Personally, I think that fact that a company can manage to convince thousands of triathletes that wearing knee high blacks socks in the middle of summer while swimming, biking, and running hundreds of miles is an incredible indication of how powerfully advertising can brainwash people.

They're not comfortable.

3) They are useless

Remember: compression socks are most useful when a person is not active. Muscle contraction is the main force that drives blood up, against gravity, from the legs to the heart. When you are biking and running, your leg muscles are contracting powerfully, and blood is returning to your heart. You DO NOT need to wear compression socks while you are active. If you had blood pooling in your legs while you were riding a bike, you would have MUCH more significant circulatory disfunction than you could treat with a crappy pair of 2XU socks.

They do not increase performance. Go ahead and find a study that 'proves' the socks increase an athletes performance in some way. I guarantee it's been funded by a company that sells the socks.

What about all those elite level athletes wearing the socks? They are sponsered by the sock companies... they get paid to wear them.

Finally, check out this guy I saw at the Brandywine Bicycle Club's Taxing Metric group bike ride last weekend.

I want you to notice two people. The first is the guy on the far left. He's got himself a hot new pair of triathlete-style compression socks. Looking good, stud. The other person you need to see is the guy in the white t-shirt. If you can't tell, he's wearing sneakers, khaki short, and a white t-shirt.

For a solid 15 miles, the guy in the white t-shirt was ahead of the compression sock guy. If those compression socks can improve recovery, reduce fatigue, improve circulation, heighten agility, and reduce muscle damage, shouldn't the guy in the fancy socks be faster than the dude in the sneakers? The socks are useless.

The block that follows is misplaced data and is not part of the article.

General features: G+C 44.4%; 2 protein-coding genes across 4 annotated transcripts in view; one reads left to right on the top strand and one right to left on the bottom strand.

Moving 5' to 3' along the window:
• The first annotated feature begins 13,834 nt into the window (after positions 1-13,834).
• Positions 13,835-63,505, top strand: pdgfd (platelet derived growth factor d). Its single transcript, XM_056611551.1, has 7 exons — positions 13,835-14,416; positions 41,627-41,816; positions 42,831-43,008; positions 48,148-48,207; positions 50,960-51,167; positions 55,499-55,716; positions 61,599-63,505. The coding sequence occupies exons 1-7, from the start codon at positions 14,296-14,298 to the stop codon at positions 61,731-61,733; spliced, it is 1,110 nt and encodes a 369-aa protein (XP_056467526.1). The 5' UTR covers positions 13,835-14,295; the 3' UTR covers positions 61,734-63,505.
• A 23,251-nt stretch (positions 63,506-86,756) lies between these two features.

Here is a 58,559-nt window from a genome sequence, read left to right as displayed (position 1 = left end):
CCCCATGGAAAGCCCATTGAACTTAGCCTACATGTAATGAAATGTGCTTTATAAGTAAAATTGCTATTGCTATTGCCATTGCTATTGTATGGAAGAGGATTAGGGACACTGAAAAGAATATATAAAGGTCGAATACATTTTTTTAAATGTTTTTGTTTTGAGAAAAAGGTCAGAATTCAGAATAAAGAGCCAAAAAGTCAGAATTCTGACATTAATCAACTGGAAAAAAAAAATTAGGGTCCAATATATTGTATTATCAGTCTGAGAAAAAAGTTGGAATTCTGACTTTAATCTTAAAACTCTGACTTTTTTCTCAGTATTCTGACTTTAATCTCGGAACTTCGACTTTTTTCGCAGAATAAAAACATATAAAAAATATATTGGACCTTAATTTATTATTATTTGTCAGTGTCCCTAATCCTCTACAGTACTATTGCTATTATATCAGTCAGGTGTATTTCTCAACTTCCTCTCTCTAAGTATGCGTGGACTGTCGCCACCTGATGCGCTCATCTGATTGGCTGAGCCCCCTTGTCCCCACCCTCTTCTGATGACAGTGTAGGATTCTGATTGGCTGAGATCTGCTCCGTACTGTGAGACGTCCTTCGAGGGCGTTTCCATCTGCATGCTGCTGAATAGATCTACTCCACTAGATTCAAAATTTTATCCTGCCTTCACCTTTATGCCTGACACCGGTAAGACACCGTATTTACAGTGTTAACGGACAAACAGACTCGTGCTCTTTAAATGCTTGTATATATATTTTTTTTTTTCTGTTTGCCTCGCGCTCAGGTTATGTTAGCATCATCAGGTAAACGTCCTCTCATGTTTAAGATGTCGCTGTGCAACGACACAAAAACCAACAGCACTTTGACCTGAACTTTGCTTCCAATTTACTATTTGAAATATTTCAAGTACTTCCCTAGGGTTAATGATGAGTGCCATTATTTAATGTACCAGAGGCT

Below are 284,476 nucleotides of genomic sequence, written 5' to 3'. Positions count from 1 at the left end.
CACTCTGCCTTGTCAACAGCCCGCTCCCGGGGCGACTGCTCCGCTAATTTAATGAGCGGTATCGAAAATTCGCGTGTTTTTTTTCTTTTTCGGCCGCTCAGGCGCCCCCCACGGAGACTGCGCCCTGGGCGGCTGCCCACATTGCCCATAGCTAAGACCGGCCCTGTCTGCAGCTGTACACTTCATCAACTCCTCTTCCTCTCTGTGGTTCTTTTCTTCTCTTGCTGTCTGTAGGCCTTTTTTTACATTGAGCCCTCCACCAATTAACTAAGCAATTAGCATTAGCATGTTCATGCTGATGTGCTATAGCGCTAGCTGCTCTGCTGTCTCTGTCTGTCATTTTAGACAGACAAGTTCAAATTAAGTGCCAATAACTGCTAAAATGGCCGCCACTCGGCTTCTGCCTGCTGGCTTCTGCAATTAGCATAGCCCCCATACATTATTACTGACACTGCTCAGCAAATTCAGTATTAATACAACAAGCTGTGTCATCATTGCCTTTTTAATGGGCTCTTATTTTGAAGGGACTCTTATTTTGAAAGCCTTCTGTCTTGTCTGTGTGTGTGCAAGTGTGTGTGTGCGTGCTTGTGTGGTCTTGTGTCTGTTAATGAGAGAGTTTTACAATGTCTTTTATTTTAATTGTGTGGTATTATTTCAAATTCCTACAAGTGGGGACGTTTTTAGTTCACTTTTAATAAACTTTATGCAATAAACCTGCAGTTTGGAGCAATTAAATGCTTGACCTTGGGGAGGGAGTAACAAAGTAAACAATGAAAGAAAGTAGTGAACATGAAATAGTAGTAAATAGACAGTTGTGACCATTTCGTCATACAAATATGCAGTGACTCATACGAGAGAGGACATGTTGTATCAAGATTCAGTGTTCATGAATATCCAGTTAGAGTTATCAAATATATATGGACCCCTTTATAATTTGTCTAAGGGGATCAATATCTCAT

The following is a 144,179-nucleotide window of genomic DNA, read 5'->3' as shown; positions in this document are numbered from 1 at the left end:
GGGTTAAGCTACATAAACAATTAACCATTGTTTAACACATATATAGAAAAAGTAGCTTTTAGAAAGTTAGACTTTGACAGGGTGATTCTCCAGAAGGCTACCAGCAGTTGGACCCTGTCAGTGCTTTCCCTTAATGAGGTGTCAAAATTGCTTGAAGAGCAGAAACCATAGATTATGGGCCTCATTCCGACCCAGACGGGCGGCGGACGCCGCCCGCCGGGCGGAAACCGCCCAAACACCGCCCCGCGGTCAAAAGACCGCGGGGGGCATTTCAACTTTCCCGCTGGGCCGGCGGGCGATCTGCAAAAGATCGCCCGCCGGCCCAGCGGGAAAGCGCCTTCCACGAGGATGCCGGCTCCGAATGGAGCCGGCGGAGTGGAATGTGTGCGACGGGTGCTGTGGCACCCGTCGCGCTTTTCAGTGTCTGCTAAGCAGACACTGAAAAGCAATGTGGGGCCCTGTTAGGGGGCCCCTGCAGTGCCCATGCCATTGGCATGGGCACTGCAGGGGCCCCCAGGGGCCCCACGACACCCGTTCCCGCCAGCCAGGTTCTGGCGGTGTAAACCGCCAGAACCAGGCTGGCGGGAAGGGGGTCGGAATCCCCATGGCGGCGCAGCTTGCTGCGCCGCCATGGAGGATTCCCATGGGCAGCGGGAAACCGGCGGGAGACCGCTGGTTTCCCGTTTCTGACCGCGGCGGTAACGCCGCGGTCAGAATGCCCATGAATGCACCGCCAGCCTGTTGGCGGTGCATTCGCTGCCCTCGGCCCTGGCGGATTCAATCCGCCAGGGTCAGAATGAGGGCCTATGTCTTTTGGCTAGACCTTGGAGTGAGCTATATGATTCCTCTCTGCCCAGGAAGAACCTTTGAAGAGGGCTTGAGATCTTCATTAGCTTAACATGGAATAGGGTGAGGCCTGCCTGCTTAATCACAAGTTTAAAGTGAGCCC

If you feel otherwise, leave a comment telling me why I am wrong. Tell me why the compression socks are so great. I will be happy to leave a follow up comment explaining why you're an idiot.


Nathan said... @ December 16, 2010 at 12:14 PM
This comment has been removed by the author.
Nathan said... @ December 16, 2010 at 12:17 PM

I don't have an opinion one way or another but if you are going to attack the fact that there is lack of evidence proving the value of the socks then maybe you ought to use more scientifically sound evidence thant the two bikers at the end of your post. How do you know that the guy in sneakers is not a far superior athlete?

candita said... @ January 15, 2011 at 1:36 PM

A lot of what I've read says they're very useful for recovery after a long race... your post doesn't address that at all.

Frey Maxim said... @ January 15, 2011 at 1:50 PM

@candita ... my post doesn't address this, because the studies that show "they're very useful for recovery after a long race" don't exist. Just because some internet author thinks they may be helpful after a long race does not make it true.

Krushna Priya said... @ March 10, 2013 at 2:42 PM

Thank you for this post. I could definitely relate to the thigh high dilemma. Do you know if compression leggings are just as effective?

Anita Inglis said... @ July 4, 2013 at 3:44 AM

This was a very interesting post. I was diagnosed with post-thrombotic syndrome last Nov (12) following a DVT in April (12). My whole left leg and groin are affected. I've slowly regained my training but running is still difficult. I did 5k yesterday wearing my medical compression grade 2 (18-24 mhg) which I was prescribed. Do you think it would be better to run with a higher compression or less?